Governor Cuomo announced on December 1st a series of new initiatives in the fight against AIDS – building on the state’s blueprint to end the epidemic by 2020. Earlier in the week, the Governor signed comprehensive legislation to eliminate barriers to HIV testing and other sexually transmitted infections, increase access to prevention and treatment, and expand research capabilities. Governor Cuomo also called on the federal government to authorize $45 million in Medicaid matching funds for critical programs supporting the battle against AIDS.
11.9.18: 2018 New York State Elections: How the Results May Impact Your Practice
For the first time in a decade and just the second time in more than 50 years, Democrats will control the New York State Senate as of January 1 with 40 of the 63 seats and a clear majority. While the Republicans have led the New York State Senate for decades, with a brief two year stint by Democrats in 2009-10, the balance of power will now shift to interesting and challenging times as the Governor, the Senate and the Assembly each offer their plans, priorities, and issues.
Important issues for physicians likely to be discussed during the upcoming legislative session include a single payer system, recreational use of marijuana, medical liability, physician assisted suicide, healthcare workforce and scope of practice issues, among many other public health related subjects. We will see a brand new, first-time Chair in the Senate Health Committee, Gustavo Rivera from the Bronx, and Assemblyman Gottfried of Manhattan will return as the Assembly Health Committee Chair.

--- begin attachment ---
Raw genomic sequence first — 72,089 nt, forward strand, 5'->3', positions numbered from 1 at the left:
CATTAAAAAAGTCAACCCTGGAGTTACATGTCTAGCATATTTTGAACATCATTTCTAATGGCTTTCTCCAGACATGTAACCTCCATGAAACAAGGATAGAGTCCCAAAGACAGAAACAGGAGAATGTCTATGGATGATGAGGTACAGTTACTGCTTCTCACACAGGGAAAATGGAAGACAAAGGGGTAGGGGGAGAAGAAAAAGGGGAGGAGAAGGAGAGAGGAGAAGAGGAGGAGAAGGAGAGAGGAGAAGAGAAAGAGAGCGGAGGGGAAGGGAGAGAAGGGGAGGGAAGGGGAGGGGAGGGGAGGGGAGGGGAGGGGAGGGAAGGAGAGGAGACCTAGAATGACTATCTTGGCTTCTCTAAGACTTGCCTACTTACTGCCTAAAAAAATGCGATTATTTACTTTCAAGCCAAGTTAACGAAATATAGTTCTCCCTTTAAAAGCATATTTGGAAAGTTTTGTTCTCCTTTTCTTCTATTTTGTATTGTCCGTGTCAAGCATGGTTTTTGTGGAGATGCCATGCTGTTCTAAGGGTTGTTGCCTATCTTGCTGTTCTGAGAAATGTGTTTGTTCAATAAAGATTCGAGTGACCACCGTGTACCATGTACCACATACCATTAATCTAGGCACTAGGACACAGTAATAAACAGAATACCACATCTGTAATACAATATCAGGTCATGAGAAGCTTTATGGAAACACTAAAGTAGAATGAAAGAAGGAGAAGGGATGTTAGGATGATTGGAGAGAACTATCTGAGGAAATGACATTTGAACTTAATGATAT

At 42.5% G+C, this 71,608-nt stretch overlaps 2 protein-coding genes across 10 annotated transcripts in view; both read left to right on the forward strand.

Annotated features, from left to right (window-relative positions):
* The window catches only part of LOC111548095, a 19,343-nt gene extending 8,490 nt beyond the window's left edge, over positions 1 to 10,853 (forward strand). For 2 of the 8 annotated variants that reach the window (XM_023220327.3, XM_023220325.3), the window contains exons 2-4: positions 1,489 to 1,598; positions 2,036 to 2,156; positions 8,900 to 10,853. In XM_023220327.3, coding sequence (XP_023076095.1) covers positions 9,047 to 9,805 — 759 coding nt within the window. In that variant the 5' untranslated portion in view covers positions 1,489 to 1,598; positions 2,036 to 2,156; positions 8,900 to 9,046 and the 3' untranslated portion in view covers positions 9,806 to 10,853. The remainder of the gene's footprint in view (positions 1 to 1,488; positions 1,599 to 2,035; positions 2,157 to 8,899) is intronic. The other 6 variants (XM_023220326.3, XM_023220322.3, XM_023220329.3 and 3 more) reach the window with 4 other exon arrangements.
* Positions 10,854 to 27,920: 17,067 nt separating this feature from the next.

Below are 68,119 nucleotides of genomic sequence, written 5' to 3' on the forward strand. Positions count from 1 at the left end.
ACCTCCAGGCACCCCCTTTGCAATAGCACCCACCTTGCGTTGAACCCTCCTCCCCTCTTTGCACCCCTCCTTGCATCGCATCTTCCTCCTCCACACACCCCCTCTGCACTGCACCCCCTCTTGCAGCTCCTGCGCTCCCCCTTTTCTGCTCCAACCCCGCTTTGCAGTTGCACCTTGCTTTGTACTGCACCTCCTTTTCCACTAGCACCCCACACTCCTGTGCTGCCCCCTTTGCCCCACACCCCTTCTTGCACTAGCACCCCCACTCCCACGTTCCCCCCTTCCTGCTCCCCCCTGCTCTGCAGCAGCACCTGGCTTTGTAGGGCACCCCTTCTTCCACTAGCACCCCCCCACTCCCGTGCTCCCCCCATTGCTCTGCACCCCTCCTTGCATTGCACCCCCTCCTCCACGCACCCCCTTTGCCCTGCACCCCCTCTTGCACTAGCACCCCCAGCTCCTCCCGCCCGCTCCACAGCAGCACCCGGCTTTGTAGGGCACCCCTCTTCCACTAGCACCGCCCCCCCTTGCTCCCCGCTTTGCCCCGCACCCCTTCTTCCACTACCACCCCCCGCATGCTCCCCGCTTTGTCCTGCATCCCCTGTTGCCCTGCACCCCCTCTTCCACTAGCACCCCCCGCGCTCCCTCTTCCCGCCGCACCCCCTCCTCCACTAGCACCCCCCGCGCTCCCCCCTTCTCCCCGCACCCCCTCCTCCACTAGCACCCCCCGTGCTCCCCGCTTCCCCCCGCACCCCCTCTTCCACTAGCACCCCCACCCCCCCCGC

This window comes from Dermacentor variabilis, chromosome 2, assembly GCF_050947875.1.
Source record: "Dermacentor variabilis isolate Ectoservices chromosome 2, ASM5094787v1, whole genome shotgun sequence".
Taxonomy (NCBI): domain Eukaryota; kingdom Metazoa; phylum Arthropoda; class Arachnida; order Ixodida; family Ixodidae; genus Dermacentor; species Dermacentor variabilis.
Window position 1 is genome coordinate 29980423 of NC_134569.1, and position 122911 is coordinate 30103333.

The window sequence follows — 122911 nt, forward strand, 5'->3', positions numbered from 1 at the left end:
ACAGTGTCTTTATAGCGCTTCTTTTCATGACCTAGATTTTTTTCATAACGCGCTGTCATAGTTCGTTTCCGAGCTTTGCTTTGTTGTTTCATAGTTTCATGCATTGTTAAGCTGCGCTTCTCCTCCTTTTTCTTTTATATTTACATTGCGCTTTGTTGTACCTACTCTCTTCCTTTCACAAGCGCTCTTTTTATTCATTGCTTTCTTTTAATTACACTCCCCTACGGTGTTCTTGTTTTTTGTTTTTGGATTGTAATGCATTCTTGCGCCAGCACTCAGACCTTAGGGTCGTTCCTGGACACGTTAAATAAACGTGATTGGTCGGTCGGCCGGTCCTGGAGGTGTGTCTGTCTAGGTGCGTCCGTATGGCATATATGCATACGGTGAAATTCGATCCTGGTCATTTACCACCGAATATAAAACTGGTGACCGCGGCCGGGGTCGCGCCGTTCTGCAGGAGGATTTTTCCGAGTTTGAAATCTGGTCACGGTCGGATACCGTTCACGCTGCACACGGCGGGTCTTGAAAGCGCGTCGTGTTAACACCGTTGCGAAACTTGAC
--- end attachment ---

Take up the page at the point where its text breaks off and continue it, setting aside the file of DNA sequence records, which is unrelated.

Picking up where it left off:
Your Chapter, as always, will remain diligently involved in monitoring all of these proposals, and we ask you to continue to read our enews as it comes out bi-weekly in YCIA (Your Chapter in Action).
7.19.18: New York State Workers' Compensation Board to Reduce Paperwork and Lower Administrative Burdens for Physicians
The New York Chapter has been diligently advocating to reduce worker's compensation board administrative burdens for over a decade, and as announced on April 17, 2018, the New York State Workers' Compensation Board (Board) will replace the current Board treatment forms: Doctor's Initial Report (Form C-4), Doctor's Progress Report (Form C-4.2), Occupational/Physical Therapist's Report (Form OT/PT-4), Psychologist's Report (Form PS-4), and Ancillary Medical Report (Form C-AMR) with a singular form, the CMS-1500. This initiative will help reduce paperwork, lower provider administrative burdens, and will leverage physicians' current medical billing software and medical records while promoting a more efficient workers' compensation system.
It is expected that the initiative will roll out in three phases, see details here.
6.29.17: End of Session Update
The 2017 State Legislative session ended with some wins and a loss. Final actions included expanding medical marijuana use for PTSD, curbing electronic cigarettes, and extending time limits for filing medical malpractice lawsuits.